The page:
The recording of the final song eventually came to a close and despite the chilly weather, we were once again given Coke drinks, accompanied by Coke gift hampers (which I am selling by the way) as we left the gates and hopped into the tour bus for a free ride back to town. All in all, it was an amazing experience. The hospitality, the people, the sessions… the free drinks and food too! One of those experiences you’d give anything to relieve again. Speaking of which, I will be headed back there one of these fine weekends again. Just this time when it’s local artistes gracing the stage: Rabbit, Jay A, Fena Gitu or even the dolly Victoria Kimani. And the free food of course!
Long live (or does that apply to people only?) Coke Studio!
Images Courtesy: COKE STUDIO (Just so I don’t get my already broke ass sued!)
22 thoughts on “COKE STUDIO AFRICA: THE EXPERIENCE”
I envy you:-(
Why now?! You can be a part of it as well!
A good one.I love the sequence of events…You have the linguals(and just putting them right )..I think you should consider being a columnist(of course as part time)…If anything i might chip in(plus other comrades of goodwill to see you through).That is to satisfy my selfish interest of being your staunch follower.
Being a columnist wudn be too bad of an idea. Sounds great actually….Did you just say you can chip in?! End of discussion…AM IN! Hit me up we talk about that further.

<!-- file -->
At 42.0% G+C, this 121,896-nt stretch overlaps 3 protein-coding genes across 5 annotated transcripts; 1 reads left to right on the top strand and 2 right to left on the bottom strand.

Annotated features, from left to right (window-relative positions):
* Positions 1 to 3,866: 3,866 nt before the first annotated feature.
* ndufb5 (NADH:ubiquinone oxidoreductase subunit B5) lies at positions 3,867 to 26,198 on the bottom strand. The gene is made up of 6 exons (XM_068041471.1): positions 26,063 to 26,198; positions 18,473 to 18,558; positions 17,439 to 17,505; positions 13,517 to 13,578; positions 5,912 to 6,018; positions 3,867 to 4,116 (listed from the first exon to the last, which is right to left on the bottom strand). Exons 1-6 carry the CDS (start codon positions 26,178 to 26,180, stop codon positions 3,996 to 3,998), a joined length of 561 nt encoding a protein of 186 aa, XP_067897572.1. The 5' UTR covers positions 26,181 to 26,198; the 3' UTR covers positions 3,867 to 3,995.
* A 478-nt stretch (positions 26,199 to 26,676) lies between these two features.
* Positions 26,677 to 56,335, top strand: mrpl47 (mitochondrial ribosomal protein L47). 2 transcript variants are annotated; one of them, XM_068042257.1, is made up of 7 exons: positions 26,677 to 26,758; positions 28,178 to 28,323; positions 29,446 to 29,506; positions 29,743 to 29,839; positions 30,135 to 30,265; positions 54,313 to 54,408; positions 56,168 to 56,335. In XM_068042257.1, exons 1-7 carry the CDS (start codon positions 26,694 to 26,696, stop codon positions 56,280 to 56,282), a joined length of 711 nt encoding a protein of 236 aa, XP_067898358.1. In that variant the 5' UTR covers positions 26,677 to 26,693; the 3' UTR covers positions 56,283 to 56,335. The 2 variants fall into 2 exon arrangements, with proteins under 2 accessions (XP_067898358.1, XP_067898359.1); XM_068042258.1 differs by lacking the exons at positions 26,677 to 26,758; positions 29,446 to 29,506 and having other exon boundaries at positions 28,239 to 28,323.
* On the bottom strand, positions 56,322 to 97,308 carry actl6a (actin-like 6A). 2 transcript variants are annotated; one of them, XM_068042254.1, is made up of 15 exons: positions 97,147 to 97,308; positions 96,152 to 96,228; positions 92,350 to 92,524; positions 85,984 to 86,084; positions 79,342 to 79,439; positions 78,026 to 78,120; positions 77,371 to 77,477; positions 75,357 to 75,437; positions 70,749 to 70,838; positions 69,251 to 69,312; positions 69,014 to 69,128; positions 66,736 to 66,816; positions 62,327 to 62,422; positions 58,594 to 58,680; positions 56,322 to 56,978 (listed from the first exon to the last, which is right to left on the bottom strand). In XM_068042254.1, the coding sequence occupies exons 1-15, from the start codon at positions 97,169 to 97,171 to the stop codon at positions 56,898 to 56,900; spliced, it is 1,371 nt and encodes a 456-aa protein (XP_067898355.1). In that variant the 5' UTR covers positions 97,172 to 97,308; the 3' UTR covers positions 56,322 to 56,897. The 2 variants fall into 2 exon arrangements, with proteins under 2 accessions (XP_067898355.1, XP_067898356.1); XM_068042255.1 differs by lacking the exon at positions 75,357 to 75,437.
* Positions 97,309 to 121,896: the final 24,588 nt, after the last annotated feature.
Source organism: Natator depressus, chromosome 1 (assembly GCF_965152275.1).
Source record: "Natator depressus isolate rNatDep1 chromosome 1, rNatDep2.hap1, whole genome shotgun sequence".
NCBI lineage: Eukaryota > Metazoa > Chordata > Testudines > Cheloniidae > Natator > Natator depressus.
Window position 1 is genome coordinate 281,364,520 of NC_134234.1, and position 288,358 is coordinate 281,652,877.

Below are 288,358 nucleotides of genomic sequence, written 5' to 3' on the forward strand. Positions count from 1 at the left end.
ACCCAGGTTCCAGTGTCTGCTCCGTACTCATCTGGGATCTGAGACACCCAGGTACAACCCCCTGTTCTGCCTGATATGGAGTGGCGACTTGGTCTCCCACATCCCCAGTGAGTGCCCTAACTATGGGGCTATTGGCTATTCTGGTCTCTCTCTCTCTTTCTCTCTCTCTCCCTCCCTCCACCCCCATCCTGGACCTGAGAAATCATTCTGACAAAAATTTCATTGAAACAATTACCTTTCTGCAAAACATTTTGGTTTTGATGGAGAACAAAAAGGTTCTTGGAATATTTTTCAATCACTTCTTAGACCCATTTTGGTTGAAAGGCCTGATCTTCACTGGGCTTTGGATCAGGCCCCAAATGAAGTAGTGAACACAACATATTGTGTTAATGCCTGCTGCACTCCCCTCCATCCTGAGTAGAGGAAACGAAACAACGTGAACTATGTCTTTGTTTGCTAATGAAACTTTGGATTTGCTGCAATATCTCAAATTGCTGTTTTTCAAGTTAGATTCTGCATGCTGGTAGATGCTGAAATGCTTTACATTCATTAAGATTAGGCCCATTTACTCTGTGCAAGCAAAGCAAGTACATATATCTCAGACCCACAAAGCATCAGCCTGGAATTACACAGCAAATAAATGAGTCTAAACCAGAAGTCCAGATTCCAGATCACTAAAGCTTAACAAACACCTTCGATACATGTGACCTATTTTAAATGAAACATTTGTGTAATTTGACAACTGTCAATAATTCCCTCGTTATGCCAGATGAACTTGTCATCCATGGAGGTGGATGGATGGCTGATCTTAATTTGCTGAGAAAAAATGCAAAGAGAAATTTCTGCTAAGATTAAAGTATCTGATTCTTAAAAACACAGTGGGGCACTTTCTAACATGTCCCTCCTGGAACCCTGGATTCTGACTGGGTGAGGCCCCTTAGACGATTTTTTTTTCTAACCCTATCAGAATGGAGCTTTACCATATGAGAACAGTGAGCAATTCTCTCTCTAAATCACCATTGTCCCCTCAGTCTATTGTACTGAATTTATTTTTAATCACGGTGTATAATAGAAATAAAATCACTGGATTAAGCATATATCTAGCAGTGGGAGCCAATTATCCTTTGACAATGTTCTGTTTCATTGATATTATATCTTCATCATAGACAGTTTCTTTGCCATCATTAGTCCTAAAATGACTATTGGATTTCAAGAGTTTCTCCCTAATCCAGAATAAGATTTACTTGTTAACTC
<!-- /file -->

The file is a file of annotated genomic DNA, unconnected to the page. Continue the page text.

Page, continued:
And Thank You for reading…..pleasure to have you as a follower!
Mail me….I’ll guide you!
the flow of events is perfect.i lov that.
Such are the articles that make me be a nose-reader on my fon…atleast not to miss your far-fetchd expressions…guduwan bro!…na ya rabbit usikose kuniupdate
Hahahah…Kaka Sungura kama kawa ntakushtua my guy, apana jali!
Thumbs up man! I don’t write but read,nice piece
Thanks for reading boss. Salute!
hahahaha Ian walai……. niiiiiice piece
Heheh…kunichekelea nayo bado we gat beef. Asante though.
But iyo M-Pesa ya FTT marketting ebu morganize…lol…*wink*…
Gud stuff bro. kip it up
nice one.thumbs up
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Very interesting article! Please what is the name of the drummer that performed with The picture of the drummer attached to this article Chidinma and Joh Makini – nikumbatie.
His name evades my memory.